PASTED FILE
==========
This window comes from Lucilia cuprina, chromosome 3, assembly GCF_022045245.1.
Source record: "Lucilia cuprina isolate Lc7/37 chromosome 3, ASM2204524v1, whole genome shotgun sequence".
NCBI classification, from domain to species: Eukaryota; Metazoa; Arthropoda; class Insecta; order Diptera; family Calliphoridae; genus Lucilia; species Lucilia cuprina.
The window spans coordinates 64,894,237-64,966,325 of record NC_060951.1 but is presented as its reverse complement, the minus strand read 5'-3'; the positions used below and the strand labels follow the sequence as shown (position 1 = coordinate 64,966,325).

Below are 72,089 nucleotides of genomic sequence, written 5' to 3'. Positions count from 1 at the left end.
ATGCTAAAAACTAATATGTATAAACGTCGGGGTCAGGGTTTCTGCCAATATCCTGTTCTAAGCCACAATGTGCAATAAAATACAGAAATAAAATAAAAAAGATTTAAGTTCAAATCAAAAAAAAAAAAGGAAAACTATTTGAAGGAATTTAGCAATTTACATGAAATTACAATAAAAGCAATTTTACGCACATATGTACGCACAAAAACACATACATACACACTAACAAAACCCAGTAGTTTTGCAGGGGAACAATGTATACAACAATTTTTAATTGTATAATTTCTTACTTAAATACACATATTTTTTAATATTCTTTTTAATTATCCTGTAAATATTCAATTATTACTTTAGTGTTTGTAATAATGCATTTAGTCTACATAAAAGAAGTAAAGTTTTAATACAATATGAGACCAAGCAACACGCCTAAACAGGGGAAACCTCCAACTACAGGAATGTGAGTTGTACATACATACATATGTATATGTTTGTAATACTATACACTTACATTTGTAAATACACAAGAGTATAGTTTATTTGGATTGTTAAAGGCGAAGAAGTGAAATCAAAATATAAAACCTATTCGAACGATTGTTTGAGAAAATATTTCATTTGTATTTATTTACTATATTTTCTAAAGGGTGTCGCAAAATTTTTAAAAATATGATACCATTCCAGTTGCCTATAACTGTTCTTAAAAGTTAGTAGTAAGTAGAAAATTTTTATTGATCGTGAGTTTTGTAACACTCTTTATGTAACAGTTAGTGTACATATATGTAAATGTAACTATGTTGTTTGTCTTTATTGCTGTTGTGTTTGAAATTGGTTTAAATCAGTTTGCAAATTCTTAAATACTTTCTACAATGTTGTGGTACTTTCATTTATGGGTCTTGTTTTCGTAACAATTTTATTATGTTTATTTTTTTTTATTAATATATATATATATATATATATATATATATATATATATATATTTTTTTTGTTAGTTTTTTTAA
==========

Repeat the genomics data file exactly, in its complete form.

This window comes from Lucilia cuprina, chromosome 3, assembly GCF_022045245.1.
Source record: "Lucilia cuprina isolate Lc7/37 chromosome 3, ASM2204524v1, whole genome shotgun sequence".
NCBI classification, from domain to species: Eukaryota; Metazoa; Arthropoda; class Insecta; order Diptera; family Calliphoridae; genus Lucilia; species Lucilia cuprina.
The window spans coordinates 64,894,237-64,966,325 of record NC_060951.1 but is presented as its reverse complement, the minus strand read 5'-3'; the positions used below and the strand labels follow the sequence as shown (position 1 = coordinate 64,966,325).

Below are 72,089 nucleotides of genomic sequence, written 5' to 3'. Positions count from 1 at the left end.
ATGCTAAAAACTAATATGTATAAACGTCGGGGTCAGGGTTTCTGCCAATATCCTGTTCTAAGCCACAATGTGCAATAAAATACAGAAATAAAATAAAAAAGATTTAAGTTCAAATCAAAAAAAAAAAAGGAAAACTATTTGAAGGAATTTAGCAATTTACATGAAATTACAATAAAAGCAATTTTACGCACATATGTACGCACAAAAACACATACATACACACTAACAAAACCCAGTAGTTTTGCAGGGGAACAATGTATACAACAATTTTTAATTGTATAATTTCTTACTTAAATACACATATTTTTTAATATTCTTTTTAATTATCCTGTAAATATTCAATTATTACTTTAGTGTTTGTAATAATGCATTTAGTCTACATAAAAGAAGTAAAGTTTTAATACAATATGAGACCAAGCAACACGCCTAAACAGGGGAAACCTCCAACTACAGGAATGTGAGTTGTACATACATACATATGTATATGTTTGTAATACTATACACTTACATTTGTAAATACACAAGAGTATAGTTTATTTGGATTGTTAAAGGCGAAGAAGTGAAATCAAAATATAAAACCTATTCGAACGATTGTTTGAGAAAATATTTCATTTGTATTTATTTACTATATTTTCTAAAGGGTGTCGCAAAATTTTTAAAAATATGATACCATTCCAGTTGCCTATAACTGTTCTTAAAAGTTAGTAGTAAGTAGAAAATTTTTATTGATCGTGAGTTTTGTAACACTCTTTATGTAACAGTTAGTGTACATATATGTAAATGTAACTATGTTGTTTGTCTTTATTGCTGTTGTGTTTGAAATTGGTTTAAATCAGTTTGCAAATTCTTAAATACTTTCTACAATGTTGTGGTACTTTCATTTATGGGTCTTGTTTTCGTAACAATTTTATTATGTTTATTTTTTTTTATTAATATATATATATATATATATATATATATATATATATATATATTTTTTTTGTTAGTTTTTTTAA